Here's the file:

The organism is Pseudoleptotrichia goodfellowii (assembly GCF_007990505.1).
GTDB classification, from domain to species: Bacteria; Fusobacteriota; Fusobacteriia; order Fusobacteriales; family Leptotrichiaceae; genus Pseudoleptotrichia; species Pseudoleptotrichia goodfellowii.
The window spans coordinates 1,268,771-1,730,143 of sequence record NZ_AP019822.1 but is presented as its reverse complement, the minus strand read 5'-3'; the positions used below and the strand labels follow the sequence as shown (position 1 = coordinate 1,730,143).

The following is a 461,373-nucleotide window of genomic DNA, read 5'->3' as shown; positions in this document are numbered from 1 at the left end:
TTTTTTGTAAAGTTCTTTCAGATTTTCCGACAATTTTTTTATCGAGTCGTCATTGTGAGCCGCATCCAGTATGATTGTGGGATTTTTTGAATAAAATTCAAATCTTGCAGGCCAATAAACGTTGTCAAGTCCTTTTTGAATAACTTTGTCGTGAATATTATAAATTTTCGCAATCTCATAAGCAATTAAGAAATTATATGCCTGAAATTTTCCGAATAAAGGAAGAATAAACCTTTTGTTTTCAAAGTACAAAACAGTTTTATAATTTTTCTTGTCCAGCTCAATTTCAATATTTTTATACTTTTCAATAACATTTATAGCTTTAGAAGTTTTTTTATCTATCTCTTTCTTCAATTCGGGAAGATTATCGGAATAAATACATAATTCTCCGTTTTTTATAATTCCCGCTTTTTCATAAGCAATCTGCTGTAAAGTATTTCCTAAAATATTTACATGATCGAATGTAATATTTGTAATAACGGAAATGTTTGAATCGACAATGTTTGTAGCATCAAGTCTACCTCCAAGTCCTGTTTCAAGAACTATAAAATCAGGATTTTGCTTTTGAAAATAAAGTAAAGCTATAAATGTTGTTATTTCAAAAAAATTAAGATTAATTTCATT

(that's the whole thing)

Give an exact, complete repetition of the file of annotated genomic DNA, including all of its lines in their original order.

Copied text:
The organism is Pseudoleptotrichia goodfellowii (assembly GCF_007990505.1).
GTDB classification, from domain to species: Bacteria; Fusobacteriota; Fusobacteriia; order Fusobacteriales; family Leptotrichiaceae; genus Pseudoleptotrichia; species Pseudoleptotrichia goodfellowii.
The window spans coordinates 1,268,771-1,730,143 of sequence record NZ_AP019822.1 but is presented as its reverse complement, the minus strand read 5'-3'; the positions used below and the strand labels follow the sequence as shown (position 1 = coordinate 1,730,143).

The following is a 461,373-nucleotide window of genomic DNA, read 5'->3' as shown; positions in this document are numbered from 1 at the left end:
TTTTTTGTAAAGTTCTTTCAGATTTTCCGACAATTTTTTTATCGAGTCGTCATTGTGAGCCGCATCCAGTATGATTGTGGGATTTTTTGAATAAAATTCAAATCTTGCAGGCCAATAAACGTTGTCAAGTCCTTTTTGAATAACTTTGTCGTGAATATTATAAATTTTCGCAATCTCATAAGCAATTAAGAAATTATATGCCTGAAATTTTCCGAATAAAGGAAGAATAAACCTTTTGTTTTCAAAGTACAAAACAGTTTTATAATTTTTCTTGTCCAGCTCAATTTCAATATTTTTATACTTTTCAATAACATTTATAGCTTTAGAAGTTTTTTTATCTATCTCTTTCTTCAATTCGGGAAGATTATCGGAATAAATACATAATTCTCCGTTTTTTATAATTCCCGCTTTTTCATAAGCAATCTGCTGTAAAGTATTTCCTAAAATATTTACATGATCGAATGTAATATTTGTAATAACGGAAATGTTTGAATCGACAATGTTTGTAGCATCAAGTCTACCTCCAAGTCCTGTTTCAAGAACTATAAAATCAGGATTTTGCTTTTGAAAATAAAGTAAAGCTATAAATGTTGTTATTTCAAAAAAATTAAGATTAATTTCATT